Tuesday, January 27, 2015

Rare 1900 play photo

In going through unprocessed materials the archivist discovered a rare photo of a play done here by the sorority Agonian, in 1900. On the back of the photo are listed the names for most of the girls, left to right: Ina (Wilhemina) Shepphard '01, no name, Sarah Pledger '01, "Sister" Pledger (possibly Rosetta '02), no name, no name, Jennie Mitchell '01 (owner of the photo,) and Florence Green '01. A wonderful find, the  sororities and fraternities of the Normal era were a major part of the student life then.

Tuesday, January 20, 2015

Rescued Film!

This admirable project was featured not long ago in a post on the Society of American Archivists list. It is an effort to recover old, unprocessed film. A recent project was the recovery of rolls of film shot in WWII and never developed.

Wednesday, January 7, 2015

Something extra...

Once in a while an archivist finds something extra, a card tucked in a book, a snapshot in with some other things... That happened here recently, when the archivist was looking at a copy of the 1933 yearbook, the Saga, and found some old photos in the back. One is a rare early group photo of a graduating class, that of 1933.

Part of the rarity is that the image is one of the earliest examples of graduates wearing the cap and gown. Up into the WWI era and beyond they are shown wearing suits for the men and gowns for the women, but not the now traditional cap and gown. Also found were snapshots of Hannah Harding '33, the original owner of the book, one of which you see here.

Hannah was from Albion, and was president of Theta Phi, an honor society, and in Magpies, the drama group of the day. We like to think that she would be happy to know that her yearbook has survived, and that her photographs are safe in the college archives.

Tuesday, December 2, 2014

Christmas Vespers & Winter Ball

From the late 1930s into the 1960s every December there was a Christmas Vespers program and a Winter Ball. These were highly popular events with both the campus community and area residents. Shown here is a photo of the 1953 program.

Thursday, November 20, 2014

Ernest Hartwell

Nowadays Ernest Hartwell is not the most familiar name, but Harwell Hall certainly is, at least on the Brockport campus. This flagship building was named after Ernest Hartwell in the 1960s, in commemoration of his service to the college.

A native of Albion  Michigan, an area settled in the years after the Civil War by emigrants from our area of western New York, Hartwell became a teacher, and then a school district superintendent. He was quite prominent in public school administrative circles in the early 1900s, heading the superintendent's section of the National Education Association, and serving for a number of years as head of the Buffalo New York schools.Then in 1936 he left Buffalo, and came to be "principal," or president, of the Brockport Normal School, our predecessor. He only was at Brockport for eight years, retiring in 1944, but he presided over a remarkable transformation.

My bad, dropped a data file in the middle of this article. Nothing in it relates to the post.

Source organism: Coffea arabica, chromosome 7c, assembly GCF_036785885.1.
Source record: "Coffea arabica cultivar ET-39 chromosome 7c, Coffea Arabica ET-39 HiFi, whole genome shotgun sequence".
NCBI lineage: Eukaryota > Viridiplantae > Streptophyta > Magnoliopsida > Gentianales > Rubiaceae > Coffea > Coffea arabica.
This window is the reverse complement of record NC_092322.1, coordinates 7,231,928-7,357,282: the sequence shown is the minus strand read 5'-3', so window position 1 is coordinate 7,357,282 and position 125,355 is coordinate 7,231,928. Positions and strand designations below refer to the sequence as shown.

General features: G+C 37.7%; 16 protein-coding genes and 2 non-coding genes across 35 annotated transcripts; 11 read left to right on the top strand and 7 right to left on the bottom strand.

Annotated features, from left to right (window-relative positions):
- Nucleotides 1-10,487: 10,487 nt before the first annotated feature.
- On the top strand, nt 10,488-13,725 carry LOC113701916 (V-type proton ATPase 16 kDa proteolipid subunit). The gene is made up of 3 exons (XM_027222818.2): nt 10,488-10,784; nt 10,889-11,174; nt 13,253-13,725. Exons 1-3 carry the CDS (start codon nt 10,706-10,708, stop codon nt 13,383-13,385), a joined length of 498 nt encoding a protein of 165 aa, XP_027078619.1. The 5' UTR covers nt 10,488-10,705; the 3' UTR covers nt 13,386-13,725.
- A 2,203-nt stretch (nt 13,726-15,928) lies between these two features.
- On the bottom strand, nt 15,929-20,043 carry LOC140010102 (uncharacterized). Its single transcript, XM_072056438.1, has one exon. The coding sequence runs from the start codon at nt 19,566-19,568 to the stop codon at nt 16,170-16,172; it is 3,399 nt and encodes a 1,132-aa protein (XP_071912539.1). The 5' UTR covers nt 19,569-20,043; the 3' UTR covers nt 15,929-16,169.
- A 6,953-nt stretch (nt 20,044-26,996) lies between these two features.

The old Normal school building complex, that stood about where Hartwell Hall is today, had been poorly maintained for some years due to lack of funds. The Great Depression was having a negative impact on schools, reducing the number of students. A state panel even recommended closing one or two of the state Normal schools, and Brockport was named as a possible candidate!

Under Hartwell's energetic leadership a committee was organized which successfully lobbied against closing the school, and to in fact revitalize it by tearing down the old building and putting up a new structure. He was also a leader in the successful campaign in New York to see the Normal schools, which had a three year program and gave a license to teach, but no bachelor's degree, upgraded to Teachers Colleges, which had a four year program and did give the bachelor's degree.

Tuesday, November 4, 2014

A rare archives in question

The archives of the Hulton family of Lancashire are a tremendous historical treasure, a trove of materials ranging from 1199 to 1947, covering much of England's history. Lord Fellowes, a descendant of the family, found much of his inspiration for the popular series Downton Abbey in the primary sources of this aristocratic archive. The last direct head of the family has died however, and the archives are up for sale, hopefully to end up in the Lancashire county collections.

Tuesday, October 28, 2014

The original bridge

Years ago, before the roofed pedestrian bridge that runs over the railroad tracks between Brown and Allen was constructed, there was another bridge. This original bridge was a more bare bones affair, and did not offer those walking over the protection of a roof. On a pleasant day it was rather nice, with the breeze and view, but in the winter, with the ice and snow, or on a rainy day, well, you can imagine how it might have been! This is a photo of the bridge from 1977.